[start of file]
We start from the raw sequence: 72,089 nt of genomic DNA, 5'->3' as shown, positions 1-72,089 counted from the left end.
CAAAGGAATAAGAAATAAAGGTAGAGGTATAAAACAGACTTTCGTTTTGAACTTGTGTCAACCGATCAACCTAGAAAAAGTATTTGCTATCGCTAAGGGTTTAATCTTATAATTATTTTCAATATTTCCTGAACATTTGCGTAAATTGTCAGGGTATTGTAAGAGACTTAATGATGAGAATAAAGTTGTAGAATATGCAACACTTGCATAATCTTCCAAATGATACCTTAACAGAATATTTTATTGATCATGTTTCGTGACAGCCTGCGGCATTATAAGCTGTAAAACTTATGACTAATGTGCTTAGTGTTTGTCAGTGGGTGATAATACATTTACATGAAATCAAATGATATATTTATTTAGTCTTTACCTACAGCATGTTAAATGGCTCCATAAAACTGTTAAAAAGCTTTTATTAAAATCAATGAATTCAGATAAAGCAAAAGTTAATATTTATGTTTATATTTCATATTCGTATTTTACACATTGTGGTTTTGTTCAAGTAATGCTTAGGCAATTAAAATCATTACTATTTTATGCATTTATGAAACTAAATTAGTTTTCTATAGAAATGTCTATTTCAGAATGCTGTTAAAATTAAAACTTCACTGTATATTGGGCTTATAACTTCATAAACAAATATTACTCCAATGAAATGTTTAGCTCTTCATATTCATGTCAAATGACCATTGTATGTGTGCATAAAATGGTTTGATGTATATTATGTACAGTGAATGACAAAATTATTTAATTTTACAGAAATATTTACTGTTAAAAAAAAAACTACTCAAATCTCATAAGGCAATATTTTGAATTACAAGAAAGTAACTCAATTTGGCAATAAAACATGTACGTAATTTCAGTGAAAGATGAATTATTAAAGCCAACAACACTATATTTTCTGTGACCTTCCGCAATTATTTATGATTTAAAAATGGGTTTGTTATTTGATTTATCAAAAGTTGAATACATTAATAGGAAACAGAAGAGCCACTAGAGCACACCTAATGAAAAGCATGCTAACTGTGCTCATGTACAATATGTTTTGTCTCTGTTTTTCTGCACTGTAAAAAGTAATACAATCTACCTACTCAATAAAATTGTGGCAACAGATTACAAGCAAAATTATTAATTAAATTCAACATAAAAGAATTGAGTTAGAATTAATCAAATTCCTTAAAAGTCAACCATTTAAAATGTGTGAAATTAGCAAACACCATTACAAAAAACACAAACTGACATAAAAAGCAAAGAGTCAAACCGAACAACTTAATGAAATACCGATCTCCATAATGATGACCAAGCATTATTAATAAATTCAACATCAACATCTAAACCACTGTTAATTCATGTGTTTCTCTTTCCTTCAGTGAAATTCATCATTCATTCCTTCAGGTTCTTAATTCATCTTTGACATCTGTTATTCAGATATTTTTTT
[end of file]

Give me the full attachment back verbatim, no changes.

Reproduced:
We start from the raw sequence: 72,089 nt of genomic DNA, 5'->3' as shown, positions 1-72,089 counted from the left end.
CAAAGGAATAAGAAATAAAGGTAGAGGTATAAAACAGACTTTCGTTTTGAACTTGTGTCAACCGATCAACCTAGAAAAAGTATTTGCTATCGCTAAGGGTTTAATCTTATAATTATTTTCAATATTTCCTGAACATTTGCGTAAATTGTCAGGGTATTGTAAGAGACTTAATGATGAGAATAAAGTTGTAGAATATGCAACACTTGCATAATCTTCCAAATGATACCTTAACAGAATATTTTATTGATCATGTTTCGTGACAGCCTGCGGCATTATAAGCTGTAAAACTTATGACTAATGTGCTTAGTGTTTGTCAGTGGGTGATAATACATTTACATGAAATCAAATGATATATTTATTTAGTCTTTACCTACAGCATGTTAAATGGCTCCATAAAACTGTTAAAAAGCTTTTATTAAAATCAATGAATTCAGATAAAGCAAAAGTTAATATTTATGTTTATATTTCATATTCGTATTTTACACATTGTGGTTTTGTTCAAGTAATGCTTAGGCAATTAAAATCATTACTATTTTATGCATTTATGAAACTAAATTAGTTTTCTATAGAAATGTCTATTTCAGAATGCTGTTAAAATTAAAACTTCACTGTATATTGGGCTTATAACTTCATAAACAAATATTACTCCAATGAAATGTTTAGCTCTTCATATTCATGTCAAATGACCATTGTATGTGTGCATAAAATGGTTTGATGTATATTATGTACAGTGAATGACAAAATTATTTAATTTTACAGAAATATTTACTGTTAAAAAAAAAACTACTCAAATCTCATAAGGCAATATTTTGAATTACAAGAAAGTAACTCAATTTGGCAATAAAACATGTACGTAATTTCAGTGAAAGATGAATTATTAAAGCCAACAACACTATATTTTCTGTGACCTTCCGCAATTATTTATGATTTAAAAATGGGTTTGTTATTTGATTTATCAAAAGTTGAATACATTAATAGGAAACAGAAGAGCCACTAGAGCACACCTAATGAAAAGCATGCTAACTGTGCTCATGTACAATATGTTTTGTCTCTGTTTTTCTGCACTGTAAAAAGTAATACAATCTACCTACTCAATAAAATTGTGGCAACAGATTACAAGCAAAATTATTAATTAAATTCAACATAAAAGAATTGAGTTAGAATTAATCAAATTCCTTAAAAGTCAACCATTTAAAATGTGTGAAATTAGCAAACACCATTACAAAAAACACAAACTGACATAAAAAGCAAAGAGTCAAACCGAACAACTTAATGAAATACCGATCTCCATAATGATGACCAAGCATTATTAATAAATTCAACATCAACATCTAAACCACTGTTAATTCATGTGTTTCTCTTTCCTTCAGTGAAATTCATCATTCATTCCTTCAGGTTCTTAATTCATCTTTGACATCTGTTATTCAGATATTTTTTT